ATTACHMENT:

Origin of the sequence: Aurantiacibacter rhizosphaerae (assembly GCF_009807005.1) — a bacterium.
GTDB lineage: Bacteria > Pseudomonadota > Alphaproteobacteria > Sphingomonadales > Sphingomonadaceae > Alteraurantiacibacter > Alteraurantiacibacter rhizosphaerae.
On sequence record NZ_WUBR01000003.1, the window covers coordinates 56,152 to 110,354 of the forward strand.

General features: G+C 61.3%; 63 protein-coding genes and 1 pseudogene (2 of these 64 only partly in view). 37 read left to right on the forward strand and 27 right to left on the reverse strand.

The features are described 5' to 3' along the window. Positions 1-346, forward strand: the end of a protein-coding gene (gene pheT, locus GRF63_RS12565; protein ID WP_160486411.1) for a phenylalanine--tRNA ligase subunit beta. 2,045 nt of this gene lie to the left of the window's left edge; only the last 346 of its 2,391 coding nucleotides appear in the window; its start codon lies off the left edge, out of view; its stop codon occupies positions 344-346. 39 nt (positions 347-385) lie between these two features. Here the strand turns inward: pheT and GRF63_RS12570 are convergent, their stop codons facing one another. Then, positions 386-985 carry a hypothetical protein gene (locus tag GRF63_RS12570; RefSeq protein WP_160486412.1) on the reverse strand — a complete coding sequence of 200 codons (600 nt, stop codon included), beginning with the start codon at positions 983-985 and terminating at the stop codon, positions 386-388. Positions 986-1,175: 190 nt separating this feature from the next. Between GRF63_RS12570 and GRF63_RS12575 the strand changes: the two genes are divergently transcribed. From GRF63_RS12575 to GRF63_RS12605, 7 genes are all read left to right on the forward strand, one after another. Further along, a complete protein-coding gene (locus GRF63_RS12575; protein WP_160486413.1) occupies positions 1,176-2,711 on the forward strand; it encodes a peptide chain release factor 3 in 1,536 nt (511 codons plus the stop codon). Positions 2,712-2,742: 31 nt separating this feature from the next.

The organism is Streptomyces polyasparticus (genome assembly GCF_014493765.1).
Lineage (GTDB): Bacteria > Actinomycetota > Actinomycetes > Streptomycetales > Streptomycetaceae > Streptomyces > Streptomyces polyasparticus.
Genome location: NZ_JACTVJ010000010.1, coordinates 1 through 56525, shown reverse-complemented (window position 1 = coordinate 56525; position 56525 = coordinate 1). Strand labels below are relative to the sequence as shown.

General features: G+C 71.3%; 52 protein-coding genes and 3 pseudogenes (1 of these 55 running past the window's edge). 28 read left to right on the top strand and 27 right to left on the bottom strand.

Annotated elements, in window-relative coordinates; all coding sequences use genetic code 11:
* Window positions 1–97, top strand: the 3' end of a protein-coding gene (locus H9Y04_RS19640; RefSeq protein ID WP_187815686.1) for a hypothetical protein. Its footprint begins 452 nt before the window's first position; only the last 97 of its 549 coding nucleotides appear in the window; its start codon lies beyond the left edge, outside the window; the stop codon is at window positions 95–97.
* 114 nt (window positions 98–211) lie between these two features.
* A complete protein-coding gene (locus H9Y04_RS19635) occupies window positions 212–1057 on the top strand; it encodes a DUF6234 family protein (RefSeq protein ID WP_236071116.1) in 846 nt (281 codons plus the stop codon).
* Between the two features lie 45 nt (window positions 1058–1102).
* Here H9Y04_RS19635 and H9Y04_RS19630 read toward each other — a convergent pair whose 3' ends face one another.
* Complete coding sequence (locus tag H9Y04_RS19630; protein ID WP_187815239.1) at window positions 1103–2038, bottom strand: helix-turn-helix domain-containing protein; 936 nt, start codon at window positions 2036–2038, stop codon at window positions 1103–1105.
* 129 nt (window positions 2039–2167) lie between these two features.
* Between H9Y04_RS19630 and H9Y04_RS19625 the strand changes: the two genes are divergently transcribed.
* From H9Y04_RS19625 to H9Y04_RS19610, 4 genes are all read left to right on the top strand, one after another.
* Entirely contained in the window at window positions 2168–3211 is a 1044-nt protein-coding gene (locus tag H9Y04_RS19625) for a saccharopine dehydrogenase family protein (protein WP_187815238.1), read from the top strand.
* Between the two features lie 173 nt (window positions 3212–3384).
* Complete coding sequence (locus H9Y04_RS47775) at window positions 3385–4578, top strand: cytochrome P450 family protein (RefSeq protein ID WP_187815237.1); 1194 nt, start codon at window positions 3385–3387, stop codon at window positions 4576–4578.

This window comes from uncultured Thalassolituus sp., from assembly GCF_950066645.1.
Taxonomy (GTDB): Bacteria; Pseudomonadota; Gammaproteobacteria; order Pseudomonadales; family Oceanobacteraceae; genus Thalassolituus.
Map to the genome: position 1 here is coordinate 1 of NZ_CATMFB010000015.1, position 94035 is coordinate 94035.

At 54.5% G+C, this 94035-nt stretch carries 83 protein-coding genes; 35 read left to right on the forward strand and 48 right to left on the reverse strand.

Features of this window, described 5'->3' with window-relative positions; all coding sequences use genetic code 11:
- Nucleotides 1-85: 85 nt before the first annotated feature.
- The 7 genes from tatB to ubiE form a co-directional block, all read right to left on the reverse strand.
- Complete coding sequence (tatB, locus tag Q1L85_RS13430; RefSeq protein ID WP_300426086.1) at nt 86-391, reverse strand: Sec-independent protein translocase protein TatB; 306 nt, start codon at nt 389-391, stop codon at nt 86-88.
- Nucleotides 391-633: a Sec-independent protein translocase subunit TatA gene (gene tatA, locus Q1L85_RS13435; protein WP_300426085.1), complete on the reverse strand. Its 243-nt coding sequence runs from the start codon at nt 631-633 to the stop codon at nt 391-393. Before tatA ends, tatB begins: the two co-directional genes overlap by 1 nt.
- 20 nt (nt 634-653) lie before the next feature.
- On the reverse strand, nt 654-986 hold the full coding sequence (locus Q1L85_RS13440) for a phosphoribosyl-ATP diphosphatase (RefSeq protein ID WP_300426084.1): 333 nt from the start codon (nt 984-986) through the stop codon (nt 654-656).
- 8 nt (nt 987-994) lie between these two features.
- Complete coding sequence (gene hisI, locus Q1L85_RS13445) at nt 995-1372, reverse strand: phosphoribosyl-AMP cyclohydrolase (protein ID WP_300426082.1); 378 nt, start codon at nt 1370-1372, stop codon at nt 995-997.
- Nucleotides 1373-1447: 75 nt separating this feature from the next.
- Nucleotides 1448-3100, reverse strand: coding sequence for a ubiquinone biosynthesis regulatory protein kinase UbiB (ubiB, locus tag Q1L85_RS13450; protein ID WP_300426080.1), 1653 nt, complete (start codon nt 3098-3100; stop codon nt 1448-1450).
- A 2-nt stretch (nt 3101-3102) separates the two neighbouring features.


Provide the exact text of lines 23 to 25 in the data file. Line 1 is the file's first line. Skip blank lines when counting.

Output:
This window comes from uncultured Thalassolituus sp., from assembly GCF_950066645.1.
Taxonomy (GTDB): Bacteria; Pseudomonadota; Gammaproteobacteria; order Pseudomonadales; family Oceanobacteraceae; genus Thalassolituus.
Map to the genome: position 1 here is coordinate 1 of NZ_CATMFB010000015.1, position 94035 is coordinate 94035.